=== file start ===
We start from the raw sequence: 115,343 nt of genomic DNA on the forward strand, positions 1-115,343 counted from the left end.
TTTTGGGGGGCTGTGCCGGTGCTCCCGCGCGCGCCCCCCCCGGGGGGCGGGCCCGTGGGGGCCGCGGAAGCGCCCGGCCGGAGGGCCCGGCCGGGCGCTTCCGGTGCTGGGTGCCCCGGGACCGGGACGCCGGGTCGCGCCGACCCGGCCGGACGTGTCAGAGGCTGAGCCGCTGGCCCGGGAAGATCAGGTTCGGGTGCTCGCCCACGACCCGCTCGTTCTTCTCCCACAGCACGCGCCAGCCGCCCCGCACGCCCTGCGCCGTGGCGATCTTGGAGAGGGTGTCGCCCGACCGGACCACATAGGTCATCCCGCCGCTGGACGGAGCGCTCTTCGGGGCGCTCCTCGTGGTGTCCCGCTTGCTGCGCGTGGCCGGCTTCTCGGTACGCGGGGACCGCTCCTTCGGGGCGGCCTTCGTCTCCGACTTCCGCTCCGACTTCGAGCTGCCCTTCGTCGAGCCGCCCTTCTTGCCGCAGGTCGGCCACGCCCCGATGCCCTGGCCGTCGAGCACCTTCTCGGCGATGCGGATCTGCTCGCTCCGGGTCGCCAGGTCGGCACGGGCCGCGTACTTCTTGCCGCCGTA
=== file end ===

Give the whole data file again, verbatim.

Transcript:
We start from the raw sequence: 115,343 nt of genomic DNA on the forward strand, positions 1-115,343 counted from the left end.
TTTTGGGGGGCTGTGCCGGTGCTCCCGCGCGCGCCCCCCCCGGGGGGCGGGCCCGTGGGGGCCGCGGAAGCGCCCGGCCGGAGGGCCCGGCCGGGCGCTTCCGGTGCTGGGTGCCCCGGGACCGGGACGCCGGGTCGCGCCGACCCGGCCGGACGTGTCAGAGGCTGAGCCGCTGGCCCGGGAAGATCAGGTTCGGGTGCTCGCCCACGACCCGCTCGTTCTTCTCCCACAGCACGCGCCAGCCGCCCCGCACGCCCTGCGCCGTGGCGATCTTGGAGAGGGTGTCGCCCGACCGGACCACATAGGTCATCCCGCCGCTGGACGGAGCGCTCTTCGGGGCGCTCCTCGTGGTGTCCCGCTTGCTGCGCGTGGCCGGCTTCTCGGTACGCGGGGACCGCTCCTTCGGGGCGGCCTTCGTCTCCGACTTCCGCTCCGACTTCGAGCTGCCCTTCGTCGAGCCGCCCTTCTTGCCGCAGGTCGGCCACGCCCCGATGCCCTGGCCGTCGAGCACCTTCTCGGCGATGCGGATCTGCTCGCTCCGGGTCGCCAGGTCGGCACGGGCCGCGTACTTCTTGCCGCCGTA